Tuesday, April 10, 2012
April 10, 1998, after over 30 years of deadly bloodshed, the major political parties from Northern Ireland and the governments of the United Kingdom and the Republic of Ireland sign the peace agreement know as the Belfast Agreement, also known as the Good Friday Agreement. The agreement is signed four years after the 1994 ceasefire in Northern Ireland. For decades preceding the ceasefire, a war between the Protestants—the majority group in Northern Ireland—and Irish Catholics—the minority group in Northern Ireland—raged, killing thousands of people. After a long process of negotiations, the Good Friday Agreement establishes an end to major sectarian violence, the decommissioning of weapons, and the release of prisoners affiliated with groups like the Irish Republican Army and the Ulster Volunteer Force.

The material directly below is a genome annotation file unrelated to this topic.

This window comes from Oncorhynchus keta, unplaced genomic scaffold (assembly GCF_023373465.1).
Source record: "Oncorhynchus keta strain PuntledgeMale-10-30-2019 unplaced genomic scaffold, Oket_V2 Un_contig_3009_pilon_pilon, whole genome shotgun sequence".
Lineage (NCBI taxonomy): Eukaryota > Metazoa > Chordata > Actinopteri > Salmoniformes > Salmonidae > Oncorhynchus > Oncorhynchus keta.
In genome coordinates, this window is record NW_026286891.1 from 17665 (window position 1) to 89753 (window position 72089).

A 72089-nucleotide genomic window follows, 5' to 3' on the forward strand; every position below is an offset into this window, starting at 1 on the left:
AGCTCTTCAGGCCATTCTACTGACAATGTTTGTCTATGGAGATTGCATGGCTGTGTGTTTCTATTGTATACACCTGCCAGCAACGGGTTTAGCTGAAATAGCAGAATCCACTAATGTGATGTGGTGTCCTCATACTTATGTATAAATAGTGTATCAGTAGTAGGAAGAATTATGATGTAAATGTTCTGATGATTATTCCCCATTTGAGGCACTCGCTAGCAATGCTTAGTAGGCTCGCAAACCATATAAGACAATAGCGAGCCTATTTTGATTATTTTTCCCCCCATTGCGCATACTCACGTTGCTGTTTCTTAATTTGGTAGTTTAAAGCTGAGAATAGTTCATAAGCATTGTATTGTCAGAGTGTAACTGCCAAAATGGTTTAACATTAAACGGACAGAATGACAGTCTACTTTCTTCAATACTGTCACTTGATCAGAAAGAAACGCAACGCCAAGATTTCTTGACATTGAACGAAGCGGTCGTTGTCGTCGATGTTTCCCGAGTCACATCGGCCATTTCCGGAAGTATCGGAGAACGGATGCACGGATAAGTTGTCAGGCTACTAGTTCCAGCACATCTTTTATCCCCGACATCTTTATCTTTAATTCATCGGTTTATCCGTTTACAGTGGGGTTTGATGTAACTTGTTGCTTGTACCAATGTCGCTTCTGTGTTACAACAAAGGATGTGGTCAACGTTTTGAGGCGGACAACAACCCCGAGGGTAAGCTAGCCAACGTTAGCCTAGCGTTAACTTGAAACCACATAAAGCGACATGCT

Last week, in a ceremony remembering the victims of the deadly conflict in Northern Ireland, the names of 3,700 people killed as a result of the violence were read aloud at the Unitarian Church in Dublin, Ireland. The ceremony also marked the 14th anniversary of the Good Friday peace agreement. The reading of the list of all 3,700 victims took about three hours, at a rate of 20 names per minute. Organizers of the annual ceremony say the name reading highlights the fact that the victims of the conflict were a variety of ages and came from various walks of life.